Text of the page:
Wave and Hydrodynamic Modeling
The research team did comprehensive wave and hydrodynamic computer modeling to gain a better understanding of the study area’s current and future tides and storm surge. The project team conducted a suite of wave models (ADCIRC and SWAN) early in the master plan process to estimate the design flood height (DFE). The DFE represents the height of flood defenses required to protect the study region from future coastal storms, including waves.
After determining that the shoreline would need to be extended into the East River to accommodate flood defense infrastructure, the project team conducted further hydrodynamic models (ADCIRC and Delft3D) to evaluate how building new land would affect how water flows in the East River. Additionally, the project team assessed potential implications on nearby communities and across the East River in Brooklyn to ensure that the Financial District and Seaport’s resilience solution did not worsen flooding elsewhere.
Interior Drainage Modeling
To defend the study area effectively, flood defense infrastructure must be coupled with a stormwater management strategy. The project team conducted an analysis of the current drainage system and the amounts of rainwater that must be managed during coastal storms in order to determine drainage requirements. Future conditions were simulated using computer modeling software (InfoWorks ICM), and the volume and location of flooding were estimated. The study team then devised measures to mitigate these effects, in collaboration with the New York City Department of Environmental Protection (DEP).
Sampling and Testing
During the early stages of the master plan process, the project team conducted a year of sampling and testing in the East River to gain a better understanding of the river’s existing ecological state. Sampling and testing were critical because there was scant previous information describing the species and ecosystems in the East River, and what was available was out of date.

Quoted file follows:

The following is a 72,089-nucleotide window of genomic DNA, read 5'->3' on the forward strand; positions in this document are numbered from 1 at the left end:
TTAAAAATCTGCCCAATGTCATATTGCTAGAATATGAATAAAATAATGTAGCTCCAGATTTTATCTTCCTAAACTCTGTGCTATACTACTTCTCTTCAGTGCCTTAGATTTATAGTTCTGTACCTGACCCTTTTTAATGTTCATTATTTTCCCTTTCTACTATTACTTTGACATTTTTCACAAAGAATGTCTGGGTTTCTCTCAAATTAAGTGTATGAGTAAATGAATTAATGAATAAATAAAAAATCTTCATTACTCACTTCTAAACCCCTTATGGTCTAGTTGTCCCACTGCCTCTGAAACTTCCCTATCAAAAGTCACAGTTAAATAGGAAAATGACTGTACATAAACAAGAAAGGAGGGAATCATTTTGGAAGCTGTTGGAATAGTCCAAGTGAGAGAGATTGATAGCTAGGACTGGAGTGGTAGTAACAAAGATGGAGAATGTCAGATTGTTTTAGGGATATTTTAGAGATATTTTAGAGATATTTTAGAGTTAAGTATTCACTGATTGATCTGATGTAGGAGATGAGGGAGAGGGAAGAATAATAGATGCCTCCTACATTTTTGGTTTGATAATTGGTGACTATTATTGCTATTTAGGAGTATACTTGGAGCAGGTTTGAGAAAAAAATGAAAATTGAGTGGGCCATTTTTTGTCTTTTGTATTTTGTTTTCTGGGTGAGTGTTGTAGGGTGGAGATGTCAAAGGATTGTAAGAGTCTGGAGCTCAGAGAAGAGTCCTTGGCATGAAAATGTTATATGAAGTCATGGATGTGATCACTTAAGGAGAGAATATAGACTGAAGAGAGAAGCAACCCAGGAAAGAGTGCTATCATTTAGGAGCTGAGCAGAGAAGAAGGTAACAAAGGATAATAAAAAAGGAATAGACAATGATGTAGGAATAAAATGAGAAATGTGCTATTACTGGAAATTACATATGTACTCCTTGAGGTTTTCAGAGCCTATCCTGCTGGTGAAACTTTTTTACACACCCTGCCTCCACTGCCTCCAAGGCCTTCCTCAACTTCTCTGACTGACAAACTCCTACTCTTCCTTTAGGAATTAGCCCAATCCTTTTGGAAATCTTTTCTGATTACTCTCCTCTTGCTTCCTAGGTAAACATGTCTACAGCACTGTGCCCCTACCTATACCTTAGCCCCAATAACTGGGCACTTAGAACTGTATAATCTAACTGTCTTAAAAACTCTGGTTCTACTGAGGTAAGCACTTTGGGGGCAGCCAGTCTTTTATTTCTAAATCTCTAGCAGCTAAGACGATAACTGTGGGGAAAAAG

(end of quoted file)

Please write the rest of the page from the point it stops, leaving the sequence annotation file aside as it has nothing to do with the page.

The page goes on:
The sample and testing results directly influenced the design of the master plan and will be used to guide any future studies of the master plan’s possible detrimental environmental implications.
Maritime Analysis and Vulnerability Studies
This waterfront area is densely packed with ferry terminals, vessel operations, and piers. To gain a better understanding of how climate change would affect maritime services and assets in the research area, as well as how to plan for future operations, the project team examined each asset in detail. The Whitehall Ferry Terminal, the Battery Maritime Building, Piers 11, 15, and 16, and the Downtown Manhattan Heliport were all included in this. The project team established methods to guarantee that marine assets in the area are resilient and planned for long-term adaptability to changing needs and conditions based on findings from maritime assessments and sea level rise vulnerability studies.